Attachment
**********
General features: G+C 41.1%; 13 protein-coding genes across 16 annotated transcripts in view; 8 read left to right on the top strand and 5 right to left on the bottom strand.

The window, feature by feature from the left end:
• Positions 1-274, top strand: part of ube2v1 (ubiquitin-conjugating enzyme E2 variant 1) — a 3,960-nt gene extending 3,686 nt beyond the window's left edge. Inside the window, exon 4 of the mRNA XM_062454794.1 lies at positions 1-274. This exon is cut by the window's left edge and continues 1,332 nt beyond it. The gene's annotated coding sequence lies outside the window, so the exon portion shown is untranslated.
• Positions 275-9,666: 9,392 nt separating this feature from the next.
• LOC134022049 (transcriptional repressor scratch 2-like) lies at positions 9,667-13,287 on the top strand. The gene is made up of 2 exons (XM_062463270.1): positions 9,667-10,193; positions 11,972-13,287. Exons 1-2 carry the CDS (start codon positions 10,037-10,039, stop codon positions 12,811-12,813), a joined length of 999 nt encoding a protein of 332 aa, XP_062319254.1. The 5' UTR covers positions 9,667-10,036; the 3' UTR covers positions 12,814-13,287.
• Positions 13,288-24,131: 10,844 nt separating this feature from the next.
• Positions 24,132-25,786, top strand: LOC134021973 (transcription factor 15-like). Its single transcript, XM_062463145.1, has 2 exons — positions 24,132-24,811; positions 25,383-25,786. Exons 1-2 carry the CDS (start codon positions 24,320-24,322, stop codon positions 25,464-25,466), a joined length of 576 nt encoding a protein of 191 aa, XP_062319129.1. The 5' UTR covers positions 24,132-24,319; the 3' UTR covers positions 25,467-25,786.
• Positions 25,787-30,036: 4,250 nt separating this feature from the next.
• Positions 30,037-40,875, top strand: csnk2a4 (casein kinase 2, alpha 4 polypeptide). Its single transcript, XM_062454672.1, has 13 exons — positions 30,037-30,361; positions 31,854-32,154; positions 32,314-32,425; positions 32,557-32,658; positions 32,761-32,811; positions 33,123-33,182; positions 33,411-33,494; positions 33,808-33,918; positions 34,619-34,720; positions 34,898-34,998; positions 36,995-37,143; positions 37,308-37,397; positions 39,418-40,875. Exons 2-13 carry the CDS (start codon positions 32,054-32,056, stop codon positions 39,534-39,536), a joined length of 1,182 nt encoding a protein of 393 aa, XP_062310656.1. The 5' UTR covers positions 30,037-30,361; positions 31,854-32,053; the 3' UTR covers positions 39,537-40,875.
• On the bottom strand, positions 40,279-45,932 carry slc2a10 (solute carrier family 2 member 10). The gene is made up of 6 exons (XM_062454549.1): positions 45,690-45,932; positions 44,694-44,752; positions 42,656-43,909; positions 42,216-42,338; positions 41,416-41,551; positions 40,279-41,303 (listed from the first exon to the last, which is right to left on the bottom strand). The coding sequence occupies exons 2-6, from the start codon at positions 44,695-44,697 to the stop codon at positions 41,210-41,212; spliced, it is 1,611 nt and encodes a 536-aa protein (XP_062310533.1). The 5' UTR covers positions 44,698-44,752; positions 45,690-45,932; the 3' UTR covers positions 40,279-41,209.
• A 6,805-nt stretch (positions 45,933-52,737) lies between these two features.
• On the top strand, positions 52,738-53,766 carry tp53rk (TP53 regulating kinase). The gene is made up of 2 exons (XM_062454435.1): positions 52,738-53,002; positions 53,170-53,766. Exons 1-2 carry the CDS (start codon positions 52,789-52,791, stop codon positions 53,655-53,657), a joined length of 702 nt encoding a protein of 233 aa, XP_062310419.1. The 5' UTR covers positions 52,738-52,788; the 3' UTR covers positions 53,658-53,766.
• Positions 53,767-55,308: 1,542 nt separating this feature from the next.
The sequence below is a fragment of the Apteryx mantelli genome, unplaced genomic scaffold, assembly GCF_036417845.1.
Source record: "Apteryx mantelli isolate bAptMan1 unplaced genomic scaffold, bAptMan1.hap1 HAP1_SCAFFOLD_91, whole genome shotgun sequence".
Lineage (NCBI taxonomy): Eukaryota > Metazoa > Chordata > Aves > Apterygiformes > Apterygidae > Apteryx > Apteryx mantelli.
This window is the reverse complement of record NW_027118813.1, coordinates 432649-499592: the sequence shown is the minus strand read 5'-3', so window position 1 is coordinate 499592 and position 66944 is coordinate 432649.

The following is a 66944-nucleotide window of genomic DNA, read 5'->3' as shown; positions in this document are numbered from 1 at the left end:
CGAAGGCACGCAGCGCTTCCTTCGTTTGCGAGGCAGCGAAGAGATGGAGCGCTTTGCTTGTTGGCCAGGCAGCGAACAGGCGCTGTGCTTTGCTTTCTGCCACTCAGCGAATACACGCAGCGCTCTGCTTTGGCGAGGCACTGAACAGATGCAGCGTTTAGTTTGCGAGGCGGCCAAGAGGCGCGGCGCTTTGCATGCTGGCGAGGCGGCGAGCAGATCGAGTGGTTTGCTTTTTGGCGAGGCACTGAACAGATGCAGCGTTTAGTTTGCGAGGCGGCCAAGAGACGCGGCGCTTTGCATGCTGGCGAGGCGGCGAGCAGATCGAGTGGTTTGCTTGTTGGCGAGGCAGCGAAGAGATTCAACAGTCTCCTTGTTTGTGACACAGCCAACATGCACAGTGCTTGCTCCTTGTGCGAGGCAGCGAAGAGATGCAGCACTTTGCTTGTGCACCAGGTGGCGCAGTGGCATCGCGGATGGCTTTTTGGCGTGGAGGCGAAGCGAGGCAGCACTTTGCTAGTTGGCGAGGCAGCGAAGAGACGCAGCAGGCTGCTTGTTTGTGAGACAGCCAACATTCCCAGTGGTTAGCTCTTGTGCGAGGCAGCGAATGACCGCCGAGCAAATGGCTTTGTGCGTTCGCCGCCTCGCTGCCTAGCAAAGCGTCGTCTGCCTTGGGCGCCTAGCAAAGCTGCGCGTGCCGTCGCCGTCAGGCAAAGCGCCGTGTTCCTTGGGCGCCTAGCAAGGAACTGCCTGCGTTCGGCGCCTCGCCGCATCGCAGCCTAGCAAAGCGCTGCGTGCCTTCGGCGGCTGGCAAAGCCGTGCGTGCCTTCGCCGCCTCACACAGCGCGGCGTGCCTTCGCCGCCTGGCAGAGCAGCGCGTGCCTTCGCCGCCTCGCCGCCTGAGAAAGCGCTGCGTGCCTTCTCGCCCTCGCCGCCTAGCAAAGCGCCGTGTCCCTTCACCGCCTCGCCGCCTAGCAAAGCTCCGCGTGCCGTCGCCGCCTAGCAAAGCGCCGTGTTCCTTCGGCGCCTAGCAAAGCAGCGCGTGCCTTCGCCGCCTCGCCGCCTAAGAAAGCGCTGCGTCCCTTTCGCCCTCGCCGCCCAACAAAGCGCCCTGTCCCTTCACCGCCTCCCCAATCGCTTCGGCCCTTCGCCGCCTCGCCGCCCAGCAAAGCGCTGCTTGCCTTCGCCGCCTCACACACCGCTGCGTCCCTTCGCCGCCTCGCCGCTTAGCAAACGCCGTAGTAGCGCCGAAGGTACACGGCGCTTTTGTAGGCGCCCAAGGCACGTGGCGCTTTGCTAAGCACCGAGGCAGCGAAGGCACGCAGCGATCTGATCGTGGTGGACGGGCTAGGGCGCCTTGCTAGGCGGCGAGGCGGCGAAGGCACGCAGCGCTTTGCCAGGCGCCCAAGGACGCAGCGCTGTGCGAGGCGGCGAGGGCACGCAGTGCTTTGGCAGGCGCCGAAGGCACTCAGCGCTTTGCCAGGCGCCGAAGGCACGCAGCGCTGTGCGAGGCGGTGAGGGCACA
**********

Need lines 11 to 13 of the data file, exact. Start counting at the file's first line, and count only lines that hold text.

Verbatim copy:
• A 6,805-nt stretch (positions 45,933-52,737) lies between these two features.
• On the top strand, positions 52,738-53,766 carry tp53rk (TP53 regulating kinase). The gene is made up of 2 exons (XM_062454435.1): positions 52,738-53,002; positions 53,170-53,766. Exons 1-2 carry the CDS (start codon positions 52,789-52,791, stop codon positions 53,655-53,657), a joined length of 702 nt encoding a protein of 233 aa, XP_062310419.1. The 5' UTR covers positions 52,738-52,788; the 3' UTR covers positions 53,658-53,766.
• Positions 53,767-55,308: 1,542 nt separating this feature from the next.